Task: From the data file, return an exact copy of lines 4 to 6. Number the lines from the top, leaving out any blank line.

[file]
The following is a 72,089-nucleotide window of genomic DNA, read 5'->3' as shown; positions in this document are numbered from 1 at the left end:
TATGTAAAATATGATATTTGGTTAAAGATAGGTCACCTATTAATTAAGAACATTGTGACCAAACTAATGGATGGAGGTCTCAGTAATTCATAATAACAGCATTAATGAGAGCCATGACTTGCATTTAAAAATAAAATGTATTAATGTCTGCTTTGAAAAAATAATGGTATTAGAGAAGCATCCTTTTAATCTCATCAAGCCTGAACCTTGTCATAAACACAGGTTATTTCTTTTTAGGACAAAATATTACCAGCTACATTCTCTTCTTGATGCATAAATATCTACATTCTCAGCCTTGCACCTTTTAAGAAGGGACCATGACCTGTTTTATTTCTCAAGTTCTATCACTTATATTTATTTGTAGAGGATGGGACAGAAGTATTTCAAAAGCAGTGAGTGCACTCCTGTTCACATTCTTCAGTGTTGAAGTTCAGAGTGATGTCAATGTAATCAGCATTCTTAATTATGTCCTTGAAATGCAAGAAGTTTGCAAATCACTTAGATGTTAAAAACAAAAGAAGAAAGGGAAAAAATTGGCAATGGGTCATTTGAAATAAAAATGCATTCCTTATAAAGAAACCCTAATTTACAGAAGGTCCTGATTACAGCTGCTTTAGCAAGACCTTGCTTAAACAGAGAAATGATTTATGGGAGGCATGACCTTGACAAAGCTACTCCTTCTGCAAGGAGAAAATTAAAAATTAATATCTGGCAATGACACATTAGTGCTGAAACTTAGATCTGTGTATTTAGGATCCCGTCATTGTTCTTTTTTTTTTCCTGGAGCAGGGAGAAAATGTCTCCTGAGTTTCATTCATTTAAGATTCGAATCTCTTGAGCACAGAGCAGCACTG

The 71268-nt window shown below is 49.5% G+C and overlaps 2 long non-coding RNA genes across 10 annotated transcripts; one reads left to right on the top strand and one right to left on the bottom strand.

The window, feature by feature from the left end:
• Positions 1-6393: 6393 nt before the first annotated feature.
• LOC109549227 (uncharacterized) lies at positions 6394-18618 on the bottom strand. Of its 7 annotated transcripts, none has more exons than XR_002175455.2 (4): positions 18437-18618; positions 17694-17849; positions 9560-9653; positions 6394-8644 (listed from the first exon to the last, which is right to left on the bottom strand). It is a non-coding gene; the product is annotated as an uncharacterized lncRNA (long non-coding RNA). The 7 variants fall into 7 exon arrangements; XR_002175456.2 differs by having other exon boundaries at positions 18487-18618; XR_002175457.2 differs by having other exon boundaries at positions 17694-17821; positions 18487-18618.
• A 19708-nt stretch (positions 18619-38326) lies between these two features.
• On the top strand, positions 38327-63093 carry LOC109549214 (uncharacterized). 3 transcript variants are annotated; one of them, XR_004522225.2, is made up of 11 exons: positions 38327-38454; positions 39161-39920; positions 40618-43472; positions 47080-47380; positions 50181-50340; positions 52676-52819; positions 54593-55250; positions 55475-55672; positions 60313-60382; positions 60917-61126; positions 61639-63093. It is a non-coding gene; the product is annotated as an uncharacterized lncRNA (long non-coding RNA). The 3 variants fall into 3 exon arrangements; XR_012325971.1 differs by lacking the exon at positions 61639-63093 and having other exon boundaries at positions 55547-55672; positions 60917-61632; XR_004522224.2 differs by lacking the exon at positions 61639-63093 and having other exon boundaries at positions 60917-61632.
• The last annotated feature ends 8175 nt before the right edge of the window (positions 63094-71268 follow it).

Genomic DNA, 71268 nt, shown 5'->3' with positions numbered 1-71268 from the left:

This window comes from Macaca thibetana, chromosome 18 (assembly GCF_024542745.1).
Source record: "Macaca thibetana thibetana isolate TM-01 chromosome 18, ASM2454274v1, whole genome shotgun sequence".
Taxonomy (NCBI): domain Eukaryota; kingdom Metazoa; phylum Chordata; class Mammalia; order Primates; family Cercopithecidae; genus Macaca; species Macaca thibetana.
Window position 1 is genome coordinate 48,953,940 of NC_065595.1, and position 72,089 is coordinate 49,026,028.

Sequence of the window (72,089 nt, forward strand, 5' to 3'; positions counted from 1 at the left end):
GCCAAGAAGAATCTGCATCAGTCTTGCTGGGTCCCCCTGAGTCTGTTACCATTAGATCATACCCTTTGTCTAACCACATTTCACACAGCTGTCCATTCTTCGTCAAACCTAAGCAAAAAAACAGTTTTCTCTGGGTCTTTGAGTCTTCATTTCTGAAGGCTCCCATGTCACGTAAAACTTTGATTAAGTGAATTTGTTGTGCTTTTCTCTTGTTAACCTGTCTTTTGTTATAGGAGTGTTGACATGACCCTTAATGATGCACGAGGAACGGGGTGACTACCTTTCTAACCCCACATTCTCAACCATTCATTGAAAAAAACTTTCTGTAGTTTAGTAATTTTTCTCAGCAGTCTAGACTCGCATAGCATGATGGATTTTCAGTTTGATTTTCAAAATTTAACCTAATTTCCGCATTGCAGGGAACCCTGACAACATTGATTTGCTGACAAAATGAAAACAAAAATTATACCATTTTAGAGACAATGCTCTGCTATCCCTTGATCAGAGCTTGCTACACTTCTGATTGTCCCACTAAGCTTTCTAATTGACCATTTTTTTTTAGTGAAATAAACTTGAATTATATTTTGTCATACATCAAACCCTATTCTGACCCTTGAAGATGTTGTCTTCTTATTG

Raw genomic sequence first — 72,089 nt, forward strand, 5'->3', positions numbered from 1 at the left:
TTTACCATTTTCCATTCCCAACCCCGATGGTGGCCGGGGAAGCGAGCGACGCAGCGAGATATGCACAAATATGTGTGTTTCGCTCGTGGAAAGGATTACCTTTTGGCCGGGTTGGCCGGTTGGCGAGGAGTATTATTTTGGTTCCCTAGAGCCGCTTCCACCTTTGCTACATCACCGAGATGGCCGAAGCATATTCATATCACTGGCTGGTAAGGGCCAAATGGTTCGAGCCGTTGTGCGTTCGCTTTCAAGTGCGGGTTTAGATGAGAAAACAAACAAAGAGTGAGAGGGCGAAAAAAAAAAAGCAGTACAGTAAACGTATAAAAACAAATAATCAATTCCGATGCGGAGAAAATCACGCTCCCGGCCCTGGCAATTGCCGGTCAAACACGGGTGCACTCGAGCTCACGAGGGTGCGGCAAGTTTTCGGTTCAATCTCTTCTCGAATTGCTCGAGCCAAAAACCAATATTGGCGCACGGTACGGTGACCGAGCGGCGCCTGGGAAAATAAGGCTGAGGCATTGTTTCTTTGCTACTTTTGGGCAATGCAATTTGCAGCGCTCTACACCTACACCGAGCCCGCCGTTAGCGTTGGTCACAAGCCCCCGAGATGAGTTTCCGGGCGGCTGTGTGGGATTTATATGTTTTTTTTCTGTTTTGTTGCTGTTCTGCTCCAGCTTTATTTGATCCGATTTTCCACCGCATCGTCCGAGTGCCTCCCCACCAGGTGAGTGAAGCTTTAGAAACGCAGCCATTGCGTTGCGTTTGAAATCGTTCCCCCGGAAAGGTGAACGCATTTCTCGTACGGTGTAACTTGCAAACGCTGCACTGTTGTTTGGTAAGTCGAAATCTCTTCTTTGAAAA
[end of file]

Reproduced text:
The window, feature by feature from the left end:
• Positions 1-6393: 6393 nt before the first annotated feature.
• LOC109549227 (uncharacterized) lies at positions 6394-18618 on the bottom strand. Of its 7 annotated transcripts, none has more exons than XR_002175455.2 (4): positions 18437-18618; positions 17694-17849; positions 9560-9653; positions 6394-8644 (listed from the first exon to the last, which is right to left on the bottom strand). It is a non-coding gene; the product is annotated as an uncharacterized lncRNA (long non-coding RNA). The 7 variants fall into 7 exon arrangements; XR_002175456.2 differs by having other exon boundaries at positions 18487-18618; XR_002175457.2 differs by having other exon boundaries at positions 17694-17821; positions 18487-18618.